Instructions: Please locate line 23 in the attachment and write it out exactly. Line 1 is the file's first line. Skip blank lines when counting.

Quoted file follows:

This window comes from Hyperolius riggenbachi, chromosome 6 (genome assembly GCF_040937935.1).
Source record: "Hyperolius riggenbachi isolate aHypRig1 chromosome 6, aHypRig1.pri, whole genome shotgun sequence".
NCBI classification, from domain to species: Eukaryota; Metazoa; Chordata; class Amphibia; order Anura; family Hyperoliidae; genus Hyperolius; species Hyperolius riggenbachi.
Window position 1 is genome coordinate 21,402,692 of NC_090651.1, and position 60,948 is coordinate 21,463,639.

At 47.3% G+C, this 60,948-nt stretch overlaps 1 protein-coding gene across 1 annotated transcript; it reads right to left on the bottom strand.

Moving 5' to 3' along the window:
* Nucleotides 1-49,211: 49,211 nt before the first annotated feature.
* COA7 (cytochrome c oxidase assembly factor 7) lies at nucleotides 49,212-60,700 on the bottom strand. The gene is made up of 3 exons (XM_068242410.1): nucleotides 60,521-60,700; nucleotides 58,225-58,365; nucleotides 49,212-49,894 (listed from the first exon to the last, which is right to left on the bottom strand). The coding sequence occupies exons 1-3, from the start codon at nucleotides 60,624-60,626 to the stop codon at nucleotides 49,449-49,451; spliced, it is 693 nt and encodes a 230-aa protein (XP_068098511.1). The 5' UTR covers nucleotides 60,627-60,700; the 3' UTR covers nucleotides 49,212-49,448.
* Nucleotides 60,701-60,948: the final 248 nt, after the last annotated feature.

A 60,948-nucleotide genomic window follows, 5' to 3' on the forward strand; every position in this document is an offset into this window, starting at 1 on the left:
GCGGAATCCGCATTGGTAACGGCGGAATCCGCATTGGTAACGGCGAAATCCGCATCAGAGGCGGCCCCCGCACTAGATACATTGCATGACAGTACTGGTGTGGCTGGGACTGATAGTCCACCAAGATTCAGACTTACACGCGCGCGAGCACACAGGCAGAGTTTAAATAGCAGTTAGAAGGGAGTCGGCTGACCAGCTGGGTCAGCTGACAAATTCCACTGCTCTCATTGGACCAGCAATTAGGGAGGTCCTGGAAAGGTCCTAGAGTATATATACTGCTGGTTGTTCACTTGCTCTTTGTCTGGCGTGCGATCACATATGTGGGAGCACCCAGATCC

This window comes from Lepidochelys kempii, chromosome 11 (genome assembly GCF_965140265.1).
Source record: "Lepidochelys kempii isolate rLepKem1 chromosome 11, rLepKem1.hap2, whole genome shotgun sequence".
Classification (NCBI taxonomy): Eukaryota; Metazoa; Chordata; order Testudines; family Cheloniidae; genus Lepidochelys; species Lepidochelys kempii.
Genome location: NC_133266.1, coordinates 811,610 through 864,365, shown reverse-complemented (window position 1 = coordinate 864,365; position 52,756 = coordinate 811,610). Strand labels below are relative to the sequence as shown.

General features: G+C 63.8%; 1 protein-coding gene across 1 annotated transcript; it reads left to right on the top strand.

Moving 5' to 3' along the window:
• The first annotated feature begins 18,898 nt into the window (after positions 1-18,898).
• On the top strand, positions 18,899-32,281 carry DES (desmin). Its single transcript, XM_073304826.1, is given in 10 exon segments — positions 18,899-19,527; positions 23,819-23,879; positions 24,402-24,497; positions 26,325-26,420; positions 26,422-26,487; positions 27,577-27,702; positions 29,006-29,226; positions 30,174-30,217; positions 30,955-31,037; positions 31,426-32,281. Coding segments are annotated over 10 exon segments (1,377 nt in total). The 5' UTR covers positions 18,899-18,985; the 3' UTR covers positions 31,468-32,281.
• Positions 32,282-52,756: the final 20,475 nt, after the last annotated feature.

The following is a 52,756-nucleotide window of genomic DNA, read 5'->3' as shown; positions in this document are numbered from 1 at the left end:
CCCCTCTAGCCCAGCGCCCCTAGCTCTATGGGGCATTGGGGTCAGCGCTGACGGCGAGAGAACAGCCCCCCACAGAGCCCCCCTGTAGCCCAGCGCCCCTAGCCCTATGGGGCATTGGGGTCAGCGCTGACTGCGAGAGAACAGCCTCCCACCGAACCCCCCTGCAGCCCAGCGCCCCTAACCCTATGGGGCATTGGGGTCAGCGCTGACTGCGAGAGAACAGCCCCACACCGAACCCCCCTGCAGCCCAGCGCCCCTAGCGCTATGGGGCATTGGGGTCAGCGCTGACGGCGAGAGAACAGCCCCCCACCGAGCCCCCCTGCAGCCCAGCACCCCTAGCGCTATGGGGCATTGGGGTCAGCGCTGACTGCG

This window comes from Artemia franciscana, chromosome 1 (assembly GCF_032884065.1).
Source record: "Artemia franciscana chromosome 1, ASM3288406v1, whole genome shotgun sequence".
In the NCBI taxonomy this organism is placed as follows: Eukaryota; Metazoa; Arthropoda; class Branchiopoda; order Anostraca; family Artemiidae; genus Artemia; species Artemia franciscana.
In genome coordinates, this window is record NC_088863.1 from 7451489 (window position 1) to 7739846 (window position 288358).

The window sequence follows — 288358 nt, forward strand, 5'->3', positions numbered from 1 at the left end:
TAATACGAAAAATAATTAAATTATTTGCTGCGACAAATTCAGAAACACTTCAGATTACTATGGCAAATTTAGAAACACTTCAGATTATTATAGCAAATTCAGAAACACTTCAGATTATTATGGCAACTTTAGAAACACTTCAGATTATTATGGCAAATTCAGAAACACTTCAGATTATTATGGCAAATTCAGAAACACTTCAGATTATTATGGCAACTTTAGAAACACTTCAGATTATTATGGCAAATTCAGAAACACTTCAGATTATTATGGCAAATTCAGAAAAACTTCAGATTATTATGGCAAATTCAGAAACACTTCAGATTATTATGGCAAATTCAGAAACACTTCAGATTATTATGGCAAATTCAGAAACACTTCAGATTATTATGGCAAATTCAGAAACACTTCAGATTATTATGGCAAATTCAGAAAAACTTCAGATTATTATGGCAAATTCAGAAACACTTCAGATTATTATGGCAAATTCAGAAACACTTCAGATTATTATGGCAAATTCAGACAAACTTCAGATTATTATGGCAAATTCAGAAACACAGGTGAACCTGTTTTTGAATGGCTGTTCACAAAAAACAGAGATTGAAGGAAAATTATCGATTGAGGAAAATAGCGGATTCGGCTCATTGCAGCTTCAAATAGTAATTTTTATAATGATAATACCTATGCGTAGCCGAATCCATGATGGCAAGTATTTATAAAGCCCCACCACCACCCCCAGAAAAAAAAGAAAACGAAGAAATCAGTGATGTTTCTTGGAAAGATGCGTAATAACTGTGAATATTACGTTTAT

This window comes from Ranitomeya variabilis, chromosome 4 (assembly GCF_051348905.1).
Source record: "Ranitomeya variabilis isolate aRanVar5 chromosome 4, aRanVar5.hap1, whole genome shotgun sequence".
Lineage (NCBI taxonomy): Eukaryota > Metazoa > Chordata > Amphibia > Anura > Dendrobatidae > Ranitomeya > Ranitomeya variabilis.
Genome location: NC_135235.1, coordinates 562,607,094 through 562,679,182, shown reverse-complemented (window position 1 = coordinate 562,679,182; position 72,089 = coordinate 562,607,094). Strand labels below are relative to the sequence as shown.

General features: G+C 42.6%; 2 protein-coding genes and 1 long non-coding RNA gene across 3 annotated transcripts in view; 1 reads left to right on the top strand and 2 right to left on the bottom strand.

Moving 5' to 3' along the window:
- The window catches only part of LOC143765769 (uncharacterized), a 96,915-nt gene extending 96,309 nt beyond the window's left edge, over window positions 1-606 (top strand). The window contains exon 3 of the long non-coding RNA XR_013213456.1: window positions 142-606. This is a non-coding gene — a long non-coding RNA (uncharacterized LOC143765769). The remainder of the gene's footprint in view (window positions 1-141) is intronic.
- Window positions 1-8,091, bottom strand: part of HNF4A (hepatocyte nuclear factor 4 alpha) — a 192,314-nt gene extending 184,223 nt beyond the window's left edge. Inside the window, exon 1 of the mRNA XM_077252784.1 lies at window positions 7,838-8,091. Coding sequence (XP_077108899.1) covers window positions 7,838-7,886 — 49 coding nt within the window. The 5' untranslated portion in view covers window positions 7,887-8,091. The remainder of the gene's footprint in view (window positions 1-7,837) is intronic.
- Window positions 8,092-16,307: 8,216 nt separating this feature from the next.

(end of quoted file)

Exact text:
This window comes from Artemia franciscana, chromosome 1 (assembly GCF_032884065.1).